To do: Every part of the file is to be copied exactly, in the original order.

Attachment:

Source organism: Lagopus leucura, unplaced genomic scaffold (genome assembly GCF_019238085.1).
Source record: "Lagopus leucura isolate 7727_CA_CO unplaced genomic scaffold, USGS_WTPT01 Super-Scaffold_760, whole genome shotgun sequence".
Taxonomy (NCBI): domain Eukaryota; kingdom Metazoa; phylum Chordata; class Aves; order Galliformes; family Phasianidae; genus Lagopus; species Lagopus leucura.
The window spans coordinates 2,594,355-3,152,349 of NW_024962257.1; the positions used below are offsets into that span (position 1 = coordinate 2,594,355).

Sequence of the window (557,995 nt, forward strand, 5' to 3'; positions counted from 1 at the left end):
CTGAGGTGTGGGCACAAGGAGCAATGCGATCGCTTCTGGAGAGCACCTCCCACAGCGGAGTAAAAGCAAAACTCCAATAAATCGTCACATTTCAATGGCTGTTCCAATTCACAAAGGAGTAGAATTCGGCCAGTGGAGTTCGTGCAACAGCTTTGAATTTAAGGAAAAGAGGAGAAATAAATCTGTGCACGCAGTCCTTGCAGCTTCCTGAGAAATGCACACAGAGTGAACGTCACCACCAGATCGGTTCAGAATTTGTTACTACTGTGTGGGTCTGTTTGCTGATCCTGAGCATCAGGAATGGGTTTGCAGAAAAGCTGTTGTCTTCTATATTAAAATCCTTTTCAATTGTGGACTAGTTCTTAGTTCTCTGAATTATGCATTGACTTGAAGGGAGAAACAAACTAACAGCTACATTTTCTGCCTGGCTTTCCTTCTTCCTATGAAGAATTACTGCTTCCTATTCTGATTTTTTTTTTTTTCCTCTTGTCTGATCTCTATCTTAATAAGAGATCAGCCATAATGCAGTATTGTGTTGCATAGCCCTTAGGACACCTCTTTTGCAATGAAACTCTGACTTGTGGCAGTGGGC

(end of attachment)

Source organism: Lagopus leucura, unplaced genomic scaffold (genome assembly GCF_019238085.1).
Source record: "Lagopus leucura isolate 7727_CA_CO unplaced genomic scaffold, USGS_WTPT01 Super-Scaffold_760, whole genome shotgun sequence".
Taxonomy (NCBI): domain Eukaryota; kingdom Metazoa; phylum Chordata; class Aves; order Galliformes; family Phasianidae; genus Lagopus; species Lagopus leucura.
The window spans coordinates 2,594,355-3,152,349 of NW_024962257.1; the positions used below are offsets into that span (position 1 = coordinate 2,594,355).

Sequence of the window (557,995 nt, forward strand, 5' to 3'; positions counted from 1 at the left end):
CTGAGGTGTGGGCACAAGGAGCAATGCGATCGCTTCTGGAGAGCACCTCCCACAGCGGAGTAAAAGCAAAACTCCAATAAATCGTCACATTTCAATGGCTGTTCCAATTCACAAAGGAGTAGAATTCGGCCAGTGGAGTTCGTGCAACAGCTTTGAATTTAAGGAAAAGAGGAGAAATAAATCTGTGCACGCAGTCCTTGCAGCTTCCTGAGAAATGCACACAGAGTGAACGTCACCACCAGATCGGTTCAGAATTTGTTACTACTGTGTGGGTCTGTTTGCTGATCCTGAGCATCAGGAATGGGTTTGCAGAAAAGCTGTTGTCTTCTATATTAAAATCCTTTTCAATTGTGGACTAGTTCTTAGTTCTCTGAATTATGCATTGACTTGAAGGGAGAAACAAACTAACAGCTACATTTTCTGCCTGGCTTTCCTTCTTCCTATGAAGAATTACTGCTTCCTATTCTGATTTTTTTTTTTTTCCTCTTGTCTGATCTCTATCTTAATAAGAGATCAGCCATAATGCAGTATTGTGTTGCATAGCCCTTAGGACACCTCTTTTGCAATGAAACTCTGACTTGTGGCAGTGGGC